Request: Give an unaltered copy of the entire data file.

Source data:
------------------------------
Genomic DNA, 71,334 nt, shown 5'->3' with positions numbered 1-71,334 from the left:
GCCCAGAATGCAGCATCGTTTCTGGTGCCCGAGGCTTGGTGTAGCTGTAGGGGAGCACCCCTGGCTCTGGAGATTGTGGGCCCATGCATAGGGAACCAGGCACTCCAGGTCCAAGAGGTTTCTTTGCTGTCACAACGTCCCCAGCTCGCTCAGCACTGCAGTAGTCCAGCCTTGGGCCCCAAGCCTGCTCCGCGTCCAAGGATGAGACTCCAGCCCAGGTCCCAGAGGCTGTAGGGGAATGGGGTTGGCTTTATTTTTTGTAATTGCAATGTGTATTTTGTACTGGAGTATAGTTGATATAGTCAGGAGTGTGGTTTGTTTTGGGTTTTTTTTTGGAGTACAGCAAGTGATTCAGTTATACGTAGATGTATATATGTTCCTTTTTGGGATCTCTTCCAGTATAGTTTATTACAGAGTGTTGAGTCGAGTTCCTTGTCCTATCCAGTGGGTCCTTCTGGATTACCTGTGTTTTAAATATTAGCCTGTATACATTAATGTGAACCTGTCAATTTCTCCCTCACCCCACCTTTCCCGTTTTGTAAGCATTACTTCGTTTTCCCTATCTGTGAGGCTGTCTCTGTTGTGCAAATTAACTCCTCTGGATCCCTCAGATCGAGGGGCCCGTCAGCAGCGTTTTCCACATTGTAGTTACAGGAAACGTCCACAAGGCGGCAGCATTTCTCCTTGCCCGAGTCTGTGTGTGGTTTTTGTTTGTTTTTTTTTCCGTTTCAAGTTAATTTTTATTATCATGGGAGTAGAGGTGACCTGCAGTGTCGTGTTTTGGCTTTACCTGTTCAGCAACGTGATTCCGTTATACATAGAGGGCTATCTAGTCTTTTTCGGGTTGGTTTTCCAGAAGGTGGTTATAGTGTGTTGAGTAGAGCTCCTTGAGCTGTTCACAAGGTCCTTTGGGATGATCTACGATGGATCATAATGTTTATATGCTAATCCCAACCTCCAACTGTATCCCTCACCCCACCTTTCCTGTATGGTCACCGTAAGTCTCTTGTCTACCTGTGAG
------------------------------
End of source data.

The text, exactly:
Genomic DNA, 71,334 nt, shown 5'->3' with positions numbered 1-71,334 from the left:
GCCCAGAATGCAGCATCGTTTCTGGTGCCCGAGGCTTGGTGTAGCTGTAGGGGAGCACCCCTGGCTCTGGAGATTGTGGGCCCATGCATAGGGAACCAGGCACTCCAGGTCCAAGAGGTTTCTTTGCTGTCACAACGTCCCCAGCTCGCTCAGCACTGCAGTAGTCCAGCCTTGGGCCCCAAGCCTGCTCCGCGTCCAAGGATGAGACTCCAGCCCAGGTCCCAGAGGCTGTAGGGGAATGGGGTTGGCTTTATTTTTTGTAATTGCAATGTGTATTTTGTACTGGAGTATAGTTGATATAGTCAGGAGTGTGGTTTGTTTTGGGTTTTTTTTTGGAGTACAGCAAGTGATTCAGTTATACGTAGATGTATATATGTTCCTTTTTGGGATCTCTTCCAGTATAGTTTATTACAGAGTGTTGAGTCGAGTTCCTTGTCCTATCCAGTGGGTCCTTCTGGATTACCTGTGTTTTAAATATTAGCCTGTATACATTAATGTGAACCTGTCAATTTCTCCCTCACCCCACCTTTCCCGTTTTGTAAGCATTACTTCGTTTTCCCTATCTGTGAGGCTGTCTCTGTTGTGCAAATTAACTCCTCTGGATCCCTCAGATCGAGGGGCCCGTCAGCAGCGTTTTCCACATTGTAGTTACAGGAAACGTCCACAAGGCGGCAGCATTTCTCCTTGCCCGAGTCTGTGTGTGGTTTTTGTTTGTTTTTTTTTCCGTTTCAAGTTAATTTTTATTATCATGGGAGTAGAGGTGACCTGCAGTGTCGTGTTTTGGCTTTACCTGTTCAGCAACGTGATTCCGTTATACATAGAGGGCTATCTAGTCTTTTTCGGGTTGGTTTTCCAGAAGGTGGTTATAGTGTGTTGAGTAGAGCTCCTTGAGCTGTTCACAAGGTCCTTTGGGATGATCTACGATGGATCATAATGTTTATATGCTAATCCCAACCTCCAACTGTATCCCTCACCCCACCTTTCCTGTATGGTCACCGTAAGTCTCTTGTCTACCTGTGAG